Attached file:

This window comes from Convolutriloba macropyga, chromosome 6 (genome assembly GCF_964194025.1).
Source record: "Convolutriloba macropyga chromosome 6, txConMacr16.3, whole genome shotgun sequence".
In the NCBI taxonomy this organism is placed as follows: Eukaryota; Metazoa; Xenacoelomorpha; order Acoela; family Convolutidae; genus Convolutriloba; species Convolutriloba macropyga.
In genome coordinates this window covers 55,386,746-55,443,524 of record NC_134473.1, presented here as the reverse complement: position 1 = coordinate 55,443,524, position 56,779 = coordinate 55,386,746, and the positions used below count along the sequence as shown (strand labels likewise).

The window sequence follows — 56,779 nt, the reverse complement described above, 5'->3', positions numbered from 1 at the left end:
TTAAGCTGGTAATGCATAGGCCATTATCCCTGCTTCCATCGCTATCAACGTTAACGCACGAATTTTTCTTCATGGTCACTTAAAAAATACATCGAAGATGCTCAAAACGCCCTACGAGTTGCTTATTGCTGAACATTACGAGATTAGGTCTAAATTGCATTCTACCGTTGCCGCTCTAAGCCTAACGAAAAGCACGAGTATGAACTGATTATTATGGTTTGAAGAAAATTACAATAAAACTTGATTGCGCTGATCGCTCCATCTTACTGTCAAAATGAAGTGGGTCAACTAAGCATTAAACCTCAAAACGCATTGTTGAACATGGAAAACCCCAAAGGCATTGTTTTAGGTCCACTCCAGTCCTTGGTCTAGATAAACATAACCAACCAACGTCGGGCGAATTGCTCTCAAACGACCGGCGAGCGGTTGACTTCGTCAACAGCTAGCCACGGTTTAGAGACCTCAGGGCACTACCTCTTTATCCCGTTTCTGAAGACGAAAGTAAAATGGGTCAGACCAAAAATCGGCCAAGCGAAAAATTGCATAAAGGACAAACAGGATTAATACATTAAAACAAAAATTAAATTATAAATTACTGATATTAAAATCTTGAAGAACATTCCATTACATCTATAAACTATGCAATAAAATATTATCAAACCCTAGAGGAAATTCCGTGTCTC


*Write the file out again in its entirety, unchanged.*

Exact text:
This window comes from Convolutriloba macropyga, chromosome 6 (genome assembly GCF_964194025.1).
Source record: "Convolutriloba macropyga chromosome 6, txConMacr16.3, whole genome shotgun sequence".
In the NCBI taxonomy this organism is placed as follows: Eukaryota; Metazoa; Xenacoelomorpha; order Acoela; family Convolutidae; genus Convolutriloba; species Convolutriloba macropyga.
In genome coordinates this window covers 55,386,746-55,443,524 of record NC_134473.1, presented here as the reverse complement: position 1 = coordinate 55,443,524, position 56,779 = coordinate 55,386,746, and the positions used below count along the sequence as shown (strand labels likewise).

The window sequence follows — 56,779 nt, the reverse complement described above, 5'->3', positions numbered from 1 at the left end:
TTAAGCTGGTAATGCATAGGCCATTATCCCTGCTTCCATCGCTATCAACGTTAACGCACGAATTTTTCTTCATGGTCACTTAAAAAATACATCGAAGATGCTCAAAACGCCCTACGAGTTGCTTATTGCTGAACATTACGAGATTAGGTCTAAATTGCATTCTACCGTTGCCGCTCTAAGCCTAACGAAAAGCACGAGTATGAACTGATTATTATGGTTTGAAGAAAATTACAATAAAACTTGATTGCGCTGATCGCTCCATCTTACTGTCAAAATGAAGTGGGTCAACTAAGCATTAAACCTCAAAACGCATTGTTGAACATGGAAAACCCCAAAGGCATTGTTTTAGGTCCACTCCAGTCCTTGGTCTAGATAAACATAACCAACCAACGTCGGGCGAATTGCTCTCAAACGACCGGCGAGCGGTTGACTTCGTCAACAGCTAGCCACGGTTTAGAGACCTCAGGGCACTACCTCTTTATCCCGTTTCTGAAGACGAAAGTAAAATGGGTCAGACCAAAAATCGGCCAAGCGAAAAATTGCATAAAGGACAAACAGGATTAATACATTAAAACAAAAATTAAATTATAAATTACTGATATTAAAATCTTGAAGAACATTCCATTACATCTATAAACTATGCAATAAAATATTATCAAACCCTAGAGGAAATTCCGTGTCTC